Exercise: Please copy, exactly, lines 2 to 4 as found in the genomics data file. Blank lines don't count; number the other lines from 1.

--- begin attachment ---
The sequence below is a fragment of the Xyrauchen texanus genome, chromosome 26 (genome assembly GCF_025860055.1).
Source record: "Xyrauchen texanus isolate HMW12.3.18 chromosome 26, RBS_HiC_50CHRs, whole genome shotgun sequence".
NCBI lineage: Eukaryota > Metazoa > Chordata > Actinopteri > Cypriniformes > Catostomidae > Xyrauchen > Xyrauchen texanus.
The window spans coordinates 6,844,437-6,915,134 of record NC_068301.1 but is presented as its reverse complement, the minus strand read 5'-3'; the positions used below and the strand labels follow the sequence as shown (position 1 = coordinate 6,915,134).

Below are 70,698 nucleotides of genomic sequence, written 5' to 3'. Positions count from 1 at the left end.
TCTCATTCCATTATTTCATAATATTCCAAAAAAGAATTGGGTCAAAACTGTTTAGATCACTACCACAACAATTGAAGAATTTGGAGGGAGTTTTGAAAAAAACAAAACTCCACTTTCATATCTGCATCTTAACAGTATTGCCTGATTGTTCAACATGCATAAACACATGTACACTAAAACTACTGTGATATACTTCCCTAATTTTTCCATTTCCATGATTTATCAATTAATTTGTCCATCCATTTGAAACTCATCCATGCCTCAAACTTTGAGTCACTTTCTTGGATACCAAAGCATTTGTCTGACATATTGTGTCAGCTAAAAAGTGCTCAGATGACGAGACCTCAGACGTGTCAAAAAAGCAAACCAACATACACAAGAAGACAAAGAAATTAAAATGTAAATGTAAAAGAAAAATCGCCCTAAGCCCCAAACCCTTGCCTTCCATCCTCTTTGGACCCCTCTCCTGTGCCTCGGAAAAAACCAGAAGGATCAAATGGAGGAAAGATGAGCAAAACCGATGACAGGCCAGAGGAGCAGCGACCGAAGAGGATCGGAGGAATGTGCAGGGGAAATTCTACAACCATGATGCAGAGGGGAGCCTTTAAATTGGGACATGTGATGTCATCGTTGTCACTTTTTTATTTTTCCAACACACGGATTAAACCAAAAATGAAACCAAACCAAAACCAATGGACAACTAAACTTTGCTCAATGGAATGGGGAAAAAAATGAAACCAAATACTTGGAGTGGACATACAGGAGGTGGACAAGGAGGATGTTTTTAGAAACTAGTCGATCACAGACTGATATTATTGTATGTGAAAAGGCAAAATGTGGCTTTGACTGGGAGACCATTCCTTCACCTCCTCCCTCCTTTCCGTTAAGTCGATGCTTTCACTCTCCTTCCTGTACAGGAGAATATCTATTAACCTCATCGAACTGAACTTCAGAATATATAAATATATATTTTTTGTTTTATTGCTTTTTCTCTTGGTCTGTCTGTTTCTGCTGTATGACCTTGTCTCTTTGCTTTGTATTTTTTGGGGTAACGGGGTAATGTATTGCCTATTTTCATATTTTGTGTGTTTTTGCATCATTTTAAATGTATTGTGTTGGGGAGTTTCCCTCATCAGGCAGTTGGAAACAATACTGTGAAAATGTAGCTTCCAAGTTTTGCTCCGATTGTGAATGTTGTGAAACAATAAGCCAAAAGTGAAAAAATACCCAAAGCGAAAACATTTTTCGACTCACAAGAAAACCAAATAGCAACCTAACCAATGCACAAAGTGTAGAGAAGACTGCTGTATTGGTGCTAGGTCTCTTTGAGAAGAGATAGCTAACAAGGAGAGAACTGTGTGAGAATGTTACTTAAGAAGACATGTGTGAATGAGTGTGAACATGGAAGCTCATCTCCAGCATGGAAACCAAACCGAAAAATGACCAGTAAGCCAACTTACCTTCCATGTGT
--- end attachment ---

Source record: "Xyrauchen texanus isolate HMW12.3.18 chromosome 26, RBS_HiC_50CHRs, whole genome shotgun sequence".
NCBI lineage: Eukaryota > Metazoa > Chordata > Actinopteri > Cypriniformes > Catostomidae > Xyrauchen > Xyrauchen texanus.
The window spans coordinates 6,844,437-6,915,134 of record NC_068301.1 but is presented as its reverse complement, the minus strand read 5'-3'; the positions used below and the strand labels follow the sequence as shown (position 1 = coordinate 6,915,134).